MMR Vaccination Among New Refugees

The health of people coming into the United States is a high priority. But it isn’t just emerging diseases like Zika and Ebola that are of concern.

a woman holding a girl's mouth

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The health of people coming into the United States is a high priority; one which was put on the radar of Americans during the Ebola crisis and again during the latest Zika outbreak. But it isn’t just emerging diseases that are of concern. Measles, mumps, and rubella, very old diseases, still place a substantial burden on health systems globally.

As I wrote in April 2017, the U.S. and other countries have fallen below the herd immunity threshold for measles. Exceeding the threshold is necessary for vaccines to be fully effective in protecting a community (the “herd”), as not everyone can get vaccinated. Approximately 95% of the population must be vaccinated in order to reach herd immunity. For widespread safety against outbreaks, it is imperative that immigrants to the U.S  be vaccinated whenever possible.

Lee, et al. performed an evaluation of MMR vaccination among newly arrived refugees from Ethiopia, Kenya, Malaysia, Nepal, and Thailand. Results of this study indicate that most newly arrived refugees had received their vaccination — usually done by American health officials at the site of emigration — signaling that the U.S. overseas program for U.S.-bound refugees is functional. As the authors explain: “…vaccination is not required by regulation before resettlement…” Acting on its own prerogative, however, the U.S. overseas program is performing a much-needed public health service.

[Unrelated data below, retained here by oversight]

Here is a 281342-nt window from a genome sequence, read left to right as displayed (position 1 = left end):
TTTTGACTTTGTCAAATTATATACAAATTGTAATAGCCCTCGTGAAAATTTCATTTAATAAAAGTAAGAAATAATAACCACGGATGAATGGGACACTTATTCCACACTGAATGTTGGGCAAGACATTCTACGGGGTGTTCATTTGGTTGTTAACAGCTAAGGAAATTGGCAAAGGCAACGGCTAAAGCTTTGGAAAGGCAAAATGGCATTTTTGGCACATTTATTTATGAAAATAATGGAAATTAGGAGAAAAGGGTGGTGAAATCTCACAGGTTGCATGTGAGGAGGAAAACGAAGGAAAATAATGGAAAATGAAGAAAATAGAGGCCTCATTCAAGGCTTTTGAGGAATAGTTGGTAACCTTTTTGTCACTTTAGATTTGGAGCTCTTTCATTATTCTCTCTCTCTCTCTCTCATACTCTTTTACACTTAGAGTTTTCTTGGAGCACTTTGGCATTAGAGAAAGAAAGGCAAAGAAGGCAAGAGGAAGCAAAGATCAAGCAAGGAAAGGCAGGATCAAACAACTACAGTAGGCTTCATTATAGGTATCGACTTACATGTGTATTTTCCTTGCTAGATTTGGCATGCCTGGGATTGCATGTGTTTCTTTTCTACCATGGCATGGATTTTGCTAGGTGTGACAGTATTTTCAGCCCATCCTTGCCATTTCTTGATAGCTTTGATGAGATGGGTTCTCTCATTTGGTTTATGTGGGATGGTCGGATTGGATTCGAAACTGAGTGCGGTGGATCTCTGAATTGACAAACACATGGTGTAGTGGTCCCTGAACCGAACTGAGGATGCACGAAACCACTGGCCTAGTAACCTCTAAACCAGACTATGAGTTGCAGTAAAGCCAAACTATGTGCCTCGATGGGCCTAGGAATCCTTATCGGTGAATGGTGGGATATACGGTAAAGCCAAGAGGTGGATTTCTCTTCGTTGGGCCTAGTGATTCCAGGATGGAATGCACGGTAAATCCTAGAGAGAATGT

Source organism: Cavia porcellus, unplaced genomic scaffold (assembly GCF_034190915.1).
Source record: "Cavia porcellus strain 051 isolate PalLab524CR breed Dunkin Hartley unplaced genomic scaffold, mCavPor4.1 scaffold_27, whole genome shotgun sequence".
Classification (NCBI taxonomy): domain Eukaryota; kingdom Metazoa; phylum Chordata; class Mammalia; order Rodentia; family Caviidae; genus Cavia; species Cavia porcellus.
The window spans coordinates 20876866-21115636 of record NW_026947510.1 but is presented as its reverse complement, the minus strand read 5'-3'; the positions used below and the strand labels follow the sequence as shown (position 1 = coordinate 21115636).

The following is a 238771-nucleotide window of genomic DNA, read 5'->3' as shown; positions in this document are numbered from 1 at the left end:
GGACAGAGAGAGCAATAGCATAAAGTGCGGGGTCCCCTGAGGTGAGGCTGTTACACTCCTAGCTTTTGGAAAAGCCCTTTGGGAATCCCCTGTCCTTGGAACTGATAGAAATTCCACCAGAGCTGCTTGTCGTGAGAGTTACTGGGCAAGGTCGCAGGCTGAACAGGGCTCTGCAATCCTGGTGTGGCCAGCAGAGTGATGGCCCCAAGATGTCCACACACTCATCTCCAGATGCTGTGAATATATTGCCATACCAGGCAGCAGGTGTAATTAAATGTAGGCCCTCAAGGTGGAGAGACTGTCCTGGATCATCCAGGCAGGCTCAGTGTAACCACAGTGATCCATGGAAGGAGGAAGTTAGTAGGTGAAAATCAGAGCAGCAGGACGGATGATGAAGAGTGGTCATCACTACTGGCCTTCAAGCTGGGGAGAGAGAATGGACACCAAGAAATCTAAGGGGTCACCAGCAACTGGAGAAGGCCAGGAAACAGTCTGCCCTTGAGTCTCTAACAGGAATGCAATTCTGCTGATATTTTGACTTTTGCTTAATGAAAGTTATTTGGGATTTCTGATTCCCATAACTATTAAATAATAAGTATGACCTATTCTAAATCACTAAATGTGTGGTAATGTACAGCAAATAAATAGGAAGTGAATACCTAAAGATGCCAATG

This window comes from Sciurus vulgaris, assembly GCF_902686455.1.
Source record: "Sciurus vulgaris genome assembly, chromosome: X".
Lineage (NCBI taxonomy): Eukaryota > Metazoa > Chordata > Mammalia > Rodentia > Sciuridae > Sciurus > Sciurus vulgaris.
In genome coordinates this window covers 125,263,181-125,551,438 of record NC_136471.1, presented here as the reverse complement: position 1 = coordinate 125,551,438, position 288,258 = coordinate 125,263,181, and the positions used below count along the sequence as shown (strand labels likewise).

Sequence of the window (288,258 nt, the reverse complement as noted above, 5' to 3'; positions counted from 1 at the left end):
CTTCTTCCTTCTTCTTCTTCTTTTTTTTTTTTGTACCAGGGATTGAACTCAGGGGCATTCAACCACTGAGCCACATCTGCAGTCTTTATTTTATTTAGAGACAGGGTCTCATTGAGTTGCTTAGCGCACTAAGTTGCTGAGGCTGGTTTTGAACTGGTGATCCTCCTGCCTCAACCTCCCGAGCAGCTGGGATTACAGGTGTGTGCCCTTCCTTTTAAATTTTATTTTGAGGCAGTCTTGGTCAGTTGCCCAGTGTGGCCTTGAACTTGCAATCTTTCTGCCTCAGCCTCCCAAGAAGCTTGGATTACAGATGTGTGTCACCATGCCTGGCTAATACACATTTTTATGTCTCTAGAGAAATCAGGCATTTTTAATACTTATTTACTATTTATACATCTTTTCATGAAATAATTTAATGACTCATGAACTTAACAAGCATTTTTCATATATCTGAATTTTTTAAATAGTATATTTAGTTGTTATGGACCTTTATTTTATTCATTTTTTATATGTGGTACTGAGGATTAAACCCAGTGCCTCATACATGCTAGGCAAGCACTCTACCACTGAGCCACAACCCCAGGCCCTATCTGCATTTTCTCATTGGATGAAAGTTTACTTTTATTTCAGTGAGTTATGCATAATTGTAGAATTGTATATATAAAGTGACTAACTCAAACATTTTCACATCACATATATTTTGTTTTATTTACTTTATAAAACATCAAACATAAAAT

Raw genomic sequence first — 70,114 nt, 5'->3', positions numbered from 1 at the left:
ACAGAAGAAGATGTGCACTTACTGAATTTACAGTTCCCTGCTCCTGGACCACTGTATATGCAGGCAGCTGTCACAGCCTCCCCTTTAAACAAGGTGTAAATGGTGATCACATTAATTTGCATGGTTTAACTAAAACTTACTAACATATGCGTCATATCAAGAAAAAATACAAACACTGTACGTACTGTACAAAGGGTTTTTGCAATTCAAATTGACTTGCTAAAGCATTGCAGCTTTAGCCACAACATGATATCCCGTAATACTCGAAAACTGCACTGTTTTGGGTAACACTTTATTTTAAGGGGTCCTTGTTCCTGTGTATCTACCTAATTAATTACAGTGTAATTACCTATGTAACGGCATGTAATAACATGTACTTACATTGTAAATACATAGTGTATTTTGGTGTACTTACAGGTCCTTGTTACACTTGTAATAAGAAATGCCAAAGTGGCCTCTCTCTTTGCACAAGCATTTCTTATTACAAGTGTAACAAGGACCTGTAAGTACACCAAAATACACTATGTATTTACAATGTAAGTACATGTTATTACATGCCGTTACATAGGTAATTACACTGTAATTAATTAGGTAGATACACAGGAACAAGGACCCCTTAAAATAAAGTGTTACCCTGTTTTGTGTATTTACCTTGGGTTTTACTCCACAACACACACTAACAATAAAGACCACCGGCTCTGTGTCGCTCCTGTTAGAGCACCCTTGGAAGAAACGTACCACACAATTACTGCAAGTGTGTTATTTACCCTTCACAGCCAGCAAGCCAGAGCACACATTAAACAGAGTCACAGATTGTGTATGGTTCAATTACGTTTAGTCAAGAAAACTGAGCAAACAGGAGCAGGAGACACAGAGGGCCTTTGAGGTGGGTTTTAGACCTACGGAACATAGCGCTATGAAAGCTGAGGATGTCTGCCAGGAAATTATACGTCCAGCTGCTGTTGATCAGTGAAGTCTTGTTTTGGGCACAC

Below is Table 1 from the study which shows a negligibly low frequency of people that required an MMR vaccination but did not receive one.

MMR Vaccination Status of Refugees Arriving in the U.S.

The overseas program has vaccinated nearly 200,000 refugees since its inception. The health of incoming refugees is an important part of the resettlement process. Evaluation of such public health programs for immigrants and refugees should play an important role in the polarized immigration debate by providing empirical data around health-related safety concerns.

Feature image: World Bank Photo Collection, Fatima, a Syrian refugee as her child vaccinated, used under CC BY-NC-ND 2.0. Table from Deborah Lee, Michelle Weinberg, Stephen Benoit, “Evaluation of Measles-Mumps-Rubella Vaccination Among Newly Arrived Refugees”, American Journal of Public Health 107, no. 5 (May 1, 2017): pp. 684-686. DOI: 10.2105/AJPH.2017.303698